For some reason I thought the h.265 encode would produce a smaller file size. Still a novice at Handbrake settings. Any tips or suggestions would be appreciated especially in the video setting tab. Also, I have "optimize for web" in the default setting- which is probably what I need 90% of time but wondering how much difference that makes in quality. Will try some additional tests.

When I tried a 2-pass encode my system acted like it was going to have a stroke so I backed off of that. May have used an incorrect number for the data rate. Wish data rates had a preset.

Oh, just "trolling" for a little Handbrake feedback I guess. Will look at some YouTubes on it.

hi trillium.
what is the final export to h.265 intended for? ie.. personal or to give to a client etc?

BernH 07-03-2019 09:22 PM

Quote:

Originally Posted by Liverpool TV (Post 322225)
For any given resolution and using the correct profile settings etc. There will be no difference between how H.264 and H.265 look. They will both look identical when used within their recommended configurations and picture scenarios.

Correct Dave. I should have qualified my earlier statement about H265 looking better, by stating that it is likely to occur at lower bitrates due to the efficiency of H265 compared to H264.

I hang my head in shame. ;)

Liverpool TV 07-03-2019 10:56 PM

Quote:

Originally Posted by BernH (Post 322235)
Correct Dave. I should have qualified my earlier statement about H265 looking better, by stating that it is likely to occur at lower bitrates due to the efficiency of H265 compared to H264.

I hang my head in shame. ;)

Hi Bern.

I do it all the time. You wouldn't believe how many times I've stopped an export because I've forgotten and bypassed the wrong or right codec. Especially where file size isn't an issue.

Funny enough, there are instances where H.264, depending on the encoder, will produce a better final delivery or intermediate due to a particular encoder's inability to encode 10 Bit and 4:2:2 with H.265 but not with H.264. Edius and QS is actually a good example of this.

The limited ceiling for both chroma and bit rate with E9/QS for H.265 will mean that H.264, even QS in Edius, will yield a better results in certain scenarios. More so for UHD/60 from a 10 Bit 4:2:2 master/timeline, where the upper limits of E9/QS's bit rate and chroma are simlply not enough but H.264 is.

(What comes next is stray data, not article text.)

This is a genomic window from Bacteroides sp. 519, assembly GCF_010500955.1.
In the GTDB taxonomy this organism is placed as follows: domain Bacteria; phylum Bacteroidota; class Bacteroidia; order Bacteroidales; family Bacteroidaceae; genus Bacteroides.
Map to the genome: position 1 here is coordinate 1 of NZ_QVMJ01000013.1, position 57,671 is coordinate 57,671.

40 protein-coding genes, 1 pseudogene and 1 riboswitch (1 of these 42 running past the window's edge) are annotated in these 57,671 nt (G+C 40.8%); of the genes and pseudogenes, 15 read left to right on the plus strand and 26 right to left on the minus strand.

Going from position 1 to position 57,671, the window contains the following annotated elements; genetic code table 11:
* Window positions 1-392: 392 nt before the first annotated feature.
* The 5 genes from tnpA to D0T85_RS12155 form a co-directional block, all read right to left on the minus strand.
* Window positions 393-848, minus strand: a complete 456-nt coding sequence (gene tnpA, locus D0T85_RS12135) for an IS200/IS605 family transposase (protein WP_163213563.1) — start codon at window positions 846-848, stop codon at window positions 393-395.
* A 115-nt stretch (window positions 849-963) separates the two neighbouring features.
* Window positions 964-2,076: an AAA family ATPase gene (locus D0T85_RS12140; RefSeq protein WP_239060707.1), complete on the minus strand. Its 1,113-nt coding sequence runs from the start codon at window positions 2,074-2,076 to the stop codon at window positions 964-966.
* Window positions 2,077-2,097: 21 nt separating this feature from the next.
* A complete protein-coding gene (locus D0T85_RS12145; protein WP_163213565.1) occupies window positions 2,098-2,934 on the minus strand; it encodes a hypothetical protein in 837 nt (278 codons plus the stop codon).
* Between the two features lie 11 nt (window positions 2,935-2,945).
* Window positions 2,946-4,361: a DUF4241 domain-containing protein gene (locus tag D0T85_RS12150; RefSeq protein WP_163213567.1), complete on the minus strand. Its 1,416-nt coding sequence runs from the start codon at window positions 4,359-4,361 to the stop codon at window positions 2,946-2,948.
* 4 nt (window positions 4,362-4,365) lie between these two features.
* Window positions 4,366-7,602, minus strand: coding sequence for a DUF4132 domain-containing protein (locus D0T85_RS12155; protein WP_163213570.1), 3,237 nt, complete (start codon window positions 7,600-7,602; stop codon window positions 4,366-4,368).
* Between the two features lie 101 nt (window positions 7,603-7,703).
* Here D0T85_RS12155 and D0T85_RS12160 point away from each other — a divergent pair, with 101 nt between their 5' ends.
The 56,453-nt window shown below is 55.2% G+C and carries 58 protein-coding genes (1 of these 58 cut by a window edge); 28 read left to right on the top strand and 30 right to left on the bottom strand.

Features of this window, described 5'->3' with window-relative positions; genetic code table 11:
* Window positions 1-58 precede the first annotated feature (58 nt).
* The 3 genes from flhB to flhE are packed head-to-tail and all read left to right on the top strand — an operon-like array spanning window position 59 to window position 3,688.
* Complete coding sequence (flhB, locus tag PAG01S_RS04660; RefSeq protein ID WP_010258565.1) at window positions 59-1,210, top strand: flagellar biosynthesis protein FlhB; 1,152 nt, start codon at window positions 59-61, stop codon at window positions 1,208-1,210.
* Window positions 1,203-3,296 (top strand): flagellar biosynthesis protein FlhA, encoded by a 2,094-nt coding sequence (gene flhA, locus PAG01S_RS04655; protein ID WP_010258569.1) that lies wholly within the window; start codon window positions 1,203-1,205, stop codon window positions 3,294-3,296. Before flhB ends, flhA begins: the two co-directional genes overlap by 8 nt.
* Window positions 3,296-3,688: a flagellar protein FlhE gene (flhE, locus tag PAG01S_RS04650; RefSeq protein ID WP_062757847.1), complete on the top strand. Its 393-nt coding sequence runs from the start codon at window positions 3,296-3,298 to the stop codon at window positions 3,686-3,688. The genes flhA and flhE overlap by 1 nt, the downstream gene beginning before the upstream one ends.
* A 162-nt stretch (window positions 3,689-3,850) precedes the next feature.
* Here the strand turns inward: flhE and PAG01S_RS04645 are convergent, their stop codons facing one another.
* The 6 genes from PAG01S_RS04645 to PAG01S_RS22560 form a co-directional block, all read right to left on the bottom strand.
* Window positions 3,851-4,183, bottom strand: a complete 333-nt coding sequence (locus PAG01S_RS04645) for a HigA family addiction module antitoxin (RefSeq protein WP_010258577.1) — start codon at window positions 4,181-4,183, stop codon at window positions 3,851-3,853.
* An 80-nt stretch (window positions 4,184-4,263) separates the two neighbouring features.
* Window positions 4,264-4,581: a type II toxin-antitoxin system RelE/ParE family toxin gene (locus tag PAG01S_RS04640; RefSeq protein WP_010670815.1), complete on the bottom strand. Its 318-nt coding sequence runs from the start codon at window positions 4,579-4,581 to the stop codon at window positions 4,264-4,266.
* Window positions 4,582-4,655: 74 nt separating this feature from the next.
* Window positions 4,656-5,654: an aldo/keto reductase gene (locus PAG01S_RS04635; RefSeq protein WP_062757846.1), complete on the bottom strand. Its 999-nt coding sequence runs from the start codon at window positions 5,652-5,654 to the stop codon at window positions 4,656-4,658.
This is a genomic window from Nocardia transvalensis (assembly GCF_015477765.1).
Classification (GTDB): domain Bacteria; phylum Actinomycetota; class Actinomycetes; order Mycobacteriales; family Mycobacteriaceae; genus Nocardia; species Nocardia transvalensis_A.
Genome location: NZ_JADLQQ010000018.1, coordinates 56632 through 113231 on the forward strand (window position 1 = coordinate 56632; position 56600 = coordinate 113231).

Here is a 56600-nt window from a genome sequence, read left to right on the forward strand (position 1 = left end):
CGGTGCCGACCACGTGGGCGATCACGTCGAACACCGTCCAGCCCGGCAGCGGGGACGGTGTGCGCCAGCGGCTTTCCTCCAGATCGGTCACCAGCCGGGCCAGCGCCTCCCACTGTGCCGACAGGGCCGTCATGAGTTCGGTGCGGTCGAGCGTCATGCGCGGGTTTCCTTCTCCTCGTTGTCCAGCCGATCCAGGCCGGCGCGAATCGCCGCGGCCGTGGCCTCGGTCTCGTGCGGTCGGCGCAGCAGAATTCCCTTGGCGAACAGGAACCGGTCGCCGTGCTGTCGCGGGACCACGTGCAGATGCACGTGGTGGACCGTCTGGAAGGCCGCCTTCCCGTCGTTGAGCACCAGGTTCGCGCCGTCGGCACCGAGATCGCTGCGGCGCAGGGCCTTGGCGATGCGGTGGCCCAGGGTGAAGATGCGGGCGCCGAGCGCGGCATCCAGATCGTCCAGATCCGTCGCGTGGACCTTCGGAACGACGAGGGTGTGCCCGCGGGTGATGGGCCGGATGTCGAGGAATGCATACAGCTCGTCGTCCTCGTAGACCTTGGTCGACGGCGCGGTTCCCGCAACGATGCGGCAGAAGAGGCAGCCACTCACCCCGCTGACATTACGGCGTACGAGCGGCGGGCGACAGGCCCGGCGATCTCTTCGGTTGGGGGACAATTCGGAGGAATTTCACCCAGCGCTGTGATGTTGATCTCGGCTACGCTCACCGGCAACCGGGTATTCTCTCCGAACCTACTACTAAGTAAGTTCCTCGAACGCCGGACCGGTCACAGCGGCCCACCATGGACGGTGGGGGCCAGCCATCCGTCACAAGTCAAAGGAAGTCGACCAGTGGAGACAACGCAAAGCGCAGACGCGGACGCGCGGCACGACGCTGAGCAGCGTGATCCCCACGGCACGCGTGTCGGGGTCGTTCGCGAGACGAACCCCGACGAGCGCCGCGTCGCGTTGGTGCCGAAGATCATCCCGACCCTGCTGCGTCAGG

At the moment I'm doing a large number of tests to see about maximising YouTube encodes. One of the tests is to see where the trigger is for VP9 encoding and the other is try and work out if YT uses any dithering when doing down/cross conversions and if so, where does that occur.

This all means doing many intermediates that have true and false bit depths and chroma sub sampling. Basically expanding/padding 8 Bit 4:2:0 into 10 Bit 4:2:2 and also using true 10 Bit 4:2:2 and see if any of this fools YT to use dithering for its 8 Bit 4:2:0 H.264 and VP9 outputs, if it does.

Here's a video that I've just uploaded. Although this is a proper product test video, I've done certain things with this to test to guague for certain results. This is all padded for bit depth and chroma and uploaded as H.264 10 Bit 4:2:2 at 200Mb/s.

Cheers,
Dave.

https://youtu.be/igPIy5IQDV8


trillium 07-11-2019 08:59 PM

I guess the biggest issue about H.265 is finding browsers that can play it without having to jump through hoops. So far I've only been able to get Windows Internet Explorer to play the file with video. Test on one system and Microsoft wanted 99-cents to download the codec- why in the heck this isn't just in a Windows update is beyond me. I created a nice looking 90-second video clip with h.265 1280x720 30 p and it was only 23.5 mb and looked and sounded fine. That's less than one NEF still photo on my Nikon.

Why isn't h.265 "the standard" now. I guess cell phone carriers want everyone to use up more bandwidth downloading video to make more money.

Liverpool TV 07-11-2019 09:09 PM

Quote:

Originally Posted by trillium (Post 322501)
I guess the biggest issue about H.265 is finding browsers that can play it without having to jump through hoops. So far I've only been able to get Windows Internet Explorer to play the file with video. Test on one system and Microsoft wanted 99-cents to download the codec- why in the heck this isn't just in a Windows update is beyond me. I created a nice looking 90-second video clip with h.265 1280x720 30 p and it was only 23.5 mb and looked and sounded fine. That's less than one NEF still photo on my Nikon.

Why isn't h.265 "the standard" now. I guess cell phone carriers want everyone to use up more bandwidth downloading video to make more money.

Why is it that you want to play it in a browser?